I awoke this morning with the thought that what I had earlier said Adyashanti called “seeing,” which is identical with what I have called “being with and observing,” was also in fact identical with what Krishnamurti had famously called “passive awareness” or “choiceless awareness.”
I’m actually convinced that Krishnamurti’s term “passive awareness” was his codename for what we call “God.”
So let me add a word about Krishnamurti and “passive awareness.”
The significance of this topic is that greeting life with “seeing” or “passive awareness” is the way to unlock blocked situations and restore flow in one’s life. Of course if we approach the task with the idea that we are intending to unlock blocked situations, we will not be passively aware, as Krishnamurti discusses below.
Passive awareness is also the way to realize oneself, although, since I haven’t done that myself, I’m guessing when I say that.
This may not seem like public issue number one at the moment, but as soon as life speeds up and we are greeted with an avalanche of novelty, being able to meet life with passive awareness will very soon grow in importance, even though we cannot strategize and remain passively aware.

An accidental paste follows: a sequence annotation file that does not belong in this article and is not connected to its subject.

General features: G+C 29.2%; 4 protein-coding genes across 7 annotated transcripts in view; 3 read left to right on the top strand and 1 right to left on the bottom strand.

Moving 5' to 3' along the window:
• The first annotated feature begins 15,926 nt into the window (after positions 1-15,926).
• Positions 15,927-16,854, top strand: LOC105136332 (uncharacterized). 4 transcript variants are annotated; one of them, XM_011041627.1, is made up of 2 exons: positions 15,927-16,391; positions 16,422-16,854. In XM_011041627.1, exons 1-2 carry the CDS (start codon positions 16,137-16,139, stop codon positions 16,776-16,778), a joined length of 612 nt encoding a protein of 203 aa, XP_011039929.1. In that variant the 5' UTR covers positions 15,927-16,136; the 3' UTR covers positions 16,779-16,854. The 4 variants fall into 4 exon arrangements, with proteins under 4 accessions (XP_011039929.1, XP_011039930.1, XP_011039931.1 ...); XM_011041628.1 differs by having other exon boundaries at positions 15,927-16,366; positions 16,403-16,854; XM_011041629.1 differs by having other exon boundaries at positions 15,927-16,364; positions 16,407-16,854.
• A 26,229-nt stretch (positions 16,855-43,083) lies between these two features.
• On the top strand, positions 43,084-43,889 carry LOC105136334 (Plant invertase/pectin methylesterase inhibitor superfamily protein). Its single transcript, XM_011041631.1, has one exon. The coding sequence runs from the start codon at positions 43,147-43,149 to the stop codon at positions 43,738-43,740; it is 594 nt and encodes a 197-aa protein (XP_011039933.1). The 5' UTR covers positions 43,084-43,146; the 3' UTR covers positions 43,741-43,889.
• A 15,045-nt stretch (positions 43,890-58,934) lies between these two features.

The quintessential statement of what Krishnamurti meant by “passive awareness” and what its significance was for him is this one:
“Wisdom is the understanding of what is from moment to moment, without the accumulation of experience and knowledge. What is accumulated does not give freedom to understand, and without freedom there is no discovery; and it is this endless discovery that makes for wisdom. Wisdom is ever new, ever fresh, and there is no means of gathering it. The means destroys the freshness, the newness, the spontaneous discovery.” (1)
If you can just ponder those words until his meaning breaks for you, I think you will have added immeasurably to your toolbox.